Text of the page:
3. In support of its position the Taxpayer introduced into evidence six “Coal Agreement Contracts” — with five Arizona customers — which contracts provided for the furnishing of a given supply of coal at a particular rate of delivery for an extended period of time. The most discussed contract, with supplements, was the one with Arizona Public Service Company (“APS”) where APS contracted to acquire coal for its electric generation station at Cholla, Arizona. The contract was negotiated over a prolonged period of time. Negotiations were conducted in Phoenix, Kansas City, Chicago and other places. Testimony does not show where the contract was signed by the parties. Under that contract, there was a contractual guarantee to APS that the Taxpayer had sufficient coal to meet the requirements of the purchaser and it provided that the Taxpayer would not in the future subsequently contract to sell coal to others that would reduce the amount of coal remaining for APS. To this end, the Taxpayer formally dedicated a geographic area portion of its McKinley coal mine to this particular customer. The contract provided that all coal delivered by the Taxpayer to APS shall be supplied from the Taxpayer’s McKinley mine and title to all coal supplied shall pass to APS when coal is loaded in rail cars at the mine. The contract gave APS the right to change the point at which title to the coal passes and a supplement provided that APS shall have the right to divert coal to the Four Corners generating station in New Mexico. Apparently, APS never has diverted coal to the Four Corners Plant nor has it changed the place where title passes. APS also had the right, acting as agent for the Taxpayer, to sell coal to others.
4.Three of the coal agreement contracts with Arizona customers (including APS) provided for “unit train” transportation, apparently because of the volume of coal being transported. A unit train is a train which, as a whole, stays as a unit. The locomotives, hopper cars and caboose remain as a unit. The train as a unit comes to the coal mine where coal is loaded in the hopper cars, the train goes to its destination where the cars are unloaded and the train returns to the mine. At the mine, there is a spur or loop track which enables the train to turn around. These customers negotiated with the Santa Fe Railroad the terms and conditions of transporting the coal in unit trains in order to achieve the lowest freight rate. In these cases, the railroad company owns the locomotives and cabooses *549used in the unit trains but, because of the economics involved, the customers apparently own the hopper cars in the unit trains. The customers pay the railroad for the transportation service.
5. At some time, and it is not clear when, the Taxpayer constructed, or had constructed, facilities to sample, weigh, and load coal into unit trains. These facilities included a coal storage area located between the mine operation and the loading operation. The storage area could contain as much as one hundred thousand tons of coal. When the unit train arrives, the coal is drawn from the storage area mechanically and by gravity to a belt. The belt leads to a vertical loading device which is mounted above the track where the train comes in. The cars pass under the loader which loads the railroad car. As part of the delivery process, coal passes over certain scales of weighing mechanisms prior to being placed in the car.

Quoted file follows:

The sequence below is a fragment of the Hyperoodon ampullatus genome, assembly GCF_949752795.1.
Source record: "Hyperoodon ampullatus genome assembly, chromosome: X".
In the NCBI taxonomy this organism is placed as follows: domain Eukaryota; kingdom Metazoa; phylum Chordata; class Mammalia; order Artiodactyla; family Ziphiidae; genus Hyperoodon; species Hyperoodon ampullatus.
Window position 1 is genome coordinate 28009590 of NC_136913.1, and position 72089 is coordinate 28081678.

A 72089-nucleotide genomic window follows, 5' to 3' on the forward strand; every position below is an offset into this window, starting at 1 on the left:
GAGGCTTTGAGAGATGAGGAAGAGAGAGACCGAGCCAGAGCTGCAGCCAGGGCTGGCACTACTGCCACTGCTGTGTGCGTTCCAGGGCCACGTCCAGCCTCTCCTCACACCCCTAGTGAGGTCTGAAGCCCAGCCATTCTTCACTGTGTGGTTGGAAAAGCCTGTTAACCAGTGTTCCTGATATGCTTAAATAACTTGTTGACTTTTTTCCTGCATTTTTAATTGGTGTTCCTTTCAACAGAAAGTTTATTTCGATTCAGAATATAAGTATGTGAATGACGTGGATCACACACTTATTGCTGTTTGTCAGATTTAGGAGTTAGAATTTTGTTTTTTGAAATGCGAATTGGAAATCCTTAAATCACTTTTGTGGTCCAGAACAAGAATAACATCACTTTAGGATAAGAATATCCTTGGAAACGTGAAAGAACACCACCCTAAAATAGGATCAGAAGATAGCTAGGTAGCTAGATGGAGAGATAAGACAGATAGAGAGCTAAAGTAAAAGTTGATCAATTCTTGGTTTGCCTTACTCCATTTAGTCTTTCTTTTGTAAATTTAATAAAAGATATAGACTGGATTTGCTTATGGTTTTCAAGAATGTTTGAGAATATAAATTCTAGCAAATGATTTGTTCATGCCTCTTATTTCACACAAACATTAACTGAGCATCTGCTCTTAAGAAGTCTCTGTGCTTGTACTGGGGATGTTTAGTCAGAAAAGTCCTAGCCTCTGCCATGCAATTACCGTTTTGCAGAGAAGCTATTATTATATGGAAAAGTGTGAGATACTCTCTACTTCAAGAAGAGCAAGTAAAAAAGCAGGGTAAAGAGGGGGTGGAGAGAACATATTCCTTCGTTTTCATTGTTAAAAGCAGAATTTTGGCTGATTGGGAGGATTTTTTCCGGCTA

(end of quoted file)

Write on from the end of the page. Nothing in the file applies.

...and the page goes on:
6. Prior to the time the Taxpayer had facilities for loading unit trains, all deliveries of coal were made at the Taxpayer’s original loading site. At that facility, coal was loaded into hopper cars and the loaded cars remained in the area until the Santa Fe railroad picked up the car or cars. If, after cars are loaded, a specific customer is unable to accept the loaded cars, the cars can be sent to a different customer. The evidence does not show how long the loaded cars remained in the area before the railroad moved out the car or cars. This original loading site apparently was used for all loading other than loading unit trains.
7. Three of the contracts introduced into evidence (which involved two Arizona purchasers) did not call for unit train loading and under these contracts the loading occurred at the original loading site. These contracts provided that title to coal passed from the seller to the buyer at the time the hopper cars were loaded. In at least one occasion, cars loaded for the Flintkote Co. were diverted from a Flintkote plant to an APS operation in Arizona.
8. In addition to sales made under the six contracts introduced in evidence, the Taxpayer made extensive sales to others some of whom were out of New Mexico and out of Arizona customers. In such cases, coal was loaded at the original loading site into hopper cars or trucks. With one exception, title passed from seller to buyer when the car or truck was loaded. The evidence does not show the number of sales, or the applicable periods of time when sales occurred, in connection with these other sales.
9. At the hearing the Taxpayer gave estimates of sales of coal to its customers but the evidence does not show the amounts received from such sales or the applicable periods of time when sales of coal occurred in connection with unit trains.